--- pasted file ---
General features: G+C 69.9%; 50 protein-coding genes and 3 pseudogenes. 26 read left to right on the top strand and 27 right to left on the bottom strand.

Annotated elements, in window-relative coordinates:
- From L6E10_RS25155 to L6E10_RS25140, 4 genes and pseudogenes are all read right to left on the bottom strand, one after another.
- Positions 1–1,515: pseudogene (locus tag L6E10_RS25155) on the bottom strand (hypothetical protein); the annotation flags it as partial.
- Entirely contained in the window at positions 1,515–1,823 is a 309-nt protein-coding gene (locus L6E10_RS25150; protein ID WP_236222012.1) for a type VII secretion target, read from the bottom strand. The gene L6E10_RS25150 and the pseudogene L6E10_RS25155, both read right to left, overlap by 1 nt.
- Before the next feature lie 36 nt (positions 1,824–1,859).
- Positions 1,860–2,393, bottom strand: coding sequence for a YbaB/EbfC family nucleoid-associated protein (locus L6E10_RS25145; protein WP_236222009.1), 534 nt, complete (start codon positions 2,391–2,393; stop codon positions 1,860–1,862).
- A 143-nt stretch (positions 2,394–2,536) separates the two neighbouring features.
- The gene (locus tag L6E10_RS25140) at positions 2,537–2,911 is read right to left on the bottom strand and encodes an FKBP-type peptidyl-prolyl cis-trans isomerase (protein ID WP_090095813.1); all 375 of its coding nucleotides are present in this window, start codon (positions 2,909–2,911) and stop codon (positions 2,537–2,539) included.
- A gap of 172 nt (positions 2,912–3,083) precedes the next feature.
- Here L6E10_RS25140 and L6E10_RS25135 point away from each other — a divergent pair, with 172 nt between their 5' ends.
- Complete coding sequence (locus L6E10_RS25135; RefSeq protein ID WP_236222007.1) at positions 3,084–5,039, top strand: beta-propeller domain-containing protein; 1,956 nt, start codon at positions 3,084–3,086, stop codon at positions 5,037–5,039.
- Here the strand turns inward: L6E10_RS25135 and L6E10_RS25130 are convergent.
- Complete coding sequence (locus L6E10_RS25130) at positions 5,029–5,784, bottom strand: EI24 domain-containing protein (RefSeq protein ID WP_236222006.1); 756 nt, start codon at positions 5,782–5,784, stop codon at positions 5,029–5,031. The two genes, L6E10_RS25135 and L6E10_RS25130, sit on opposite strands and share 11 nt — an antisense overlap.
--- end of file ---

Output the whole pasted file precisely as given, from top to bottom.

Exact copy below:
General features: G+C 69.9%; 50 protein-coding genes and 3 pseudogenes. 26 read left to right on the top strand and 27 right to left on the bottom strand.

Annotated elements, in window-relative coordinates:
- From L6E10_RS25155 to L6E10_RS25140, 4 genes and pseudogenes are all read right to left on the bottom strand, one after another.
- Positions 1–1,515: pseudogene (locus tag L6E10_RS25155) on the bottom strand (hypothetical protein); the annotation flags it as partial.
- Entirely contained in the window at positions 1,515–1,823 is a 309-nt protein-coding gene (locus L6E10_RS25150; protein ID WP_236222012.1) for a type VII secretion target, read from the bottom strand. The gene L6E10_RS25150 and the pseudogene L6E10_RS25155, both read right to left, overlap by 1 nt.
- Before the next feature lie 36 nt (positions 1,824–1,859).
- Positions 1,860–2,393, bottom strand: coding sequence for a YbaB/EbfC family nucleoid-associated protein (locus L6E10_RS25145; protein WP_236222009.1), 534 nt, complete (start codon positions 2,391–2,393; stop codon positions 1,860–1,862).
- A 143-nt stretch (positions 2,394–2,536) separates the two neighbouring features.
- The gene (locus tag L6E10_RS25140) at positions 2,537–2,911 is read right to left on the bottom strand and encodes an FKBP-type peptidyl-prolyl cis-trans isomerase (protein ID WP_090095813.1); all 375 of its coding nucleotides are present in this window, start codon (positions 2,909–2,911) and stop codon (positions 2,537–2,539) included.
- A gap of 172 nt (positions 2,912–3,083) precedes the next feature.
- Here L6E10_RS25140 and L6E10_RS25135 point away from each other — a divergent pair, with 172 nt between their 5' ends.
- Complete coding sequence (locus L6E10_RS25135; RefSeq protein ID WP_236222007.1) at positions 3,084–5,039, top strand: beta-propeller domain-containing protein; 1,956 nt, start codon at positions 3,084–3,086, stop codon at positions 5,037–5,039.
- Here the strand turns inward: L6E10_RS25135 and L6E10_RS25130 are convergent.
- Complete coding sequence (locus L6E10_RS25130) at positions 5,029–5,784, bottom strand: EI24 domain-containing protein (RefSeq protein ID WP_236222006.1); 756 nt, start codon at positions 5,782–5,784, stop codon at positions 5,029–5,031. The two genes, L6E10_RS25135 and L6E10_RS25130, sit on opposite strands and share 11 nt — an antisense overlap.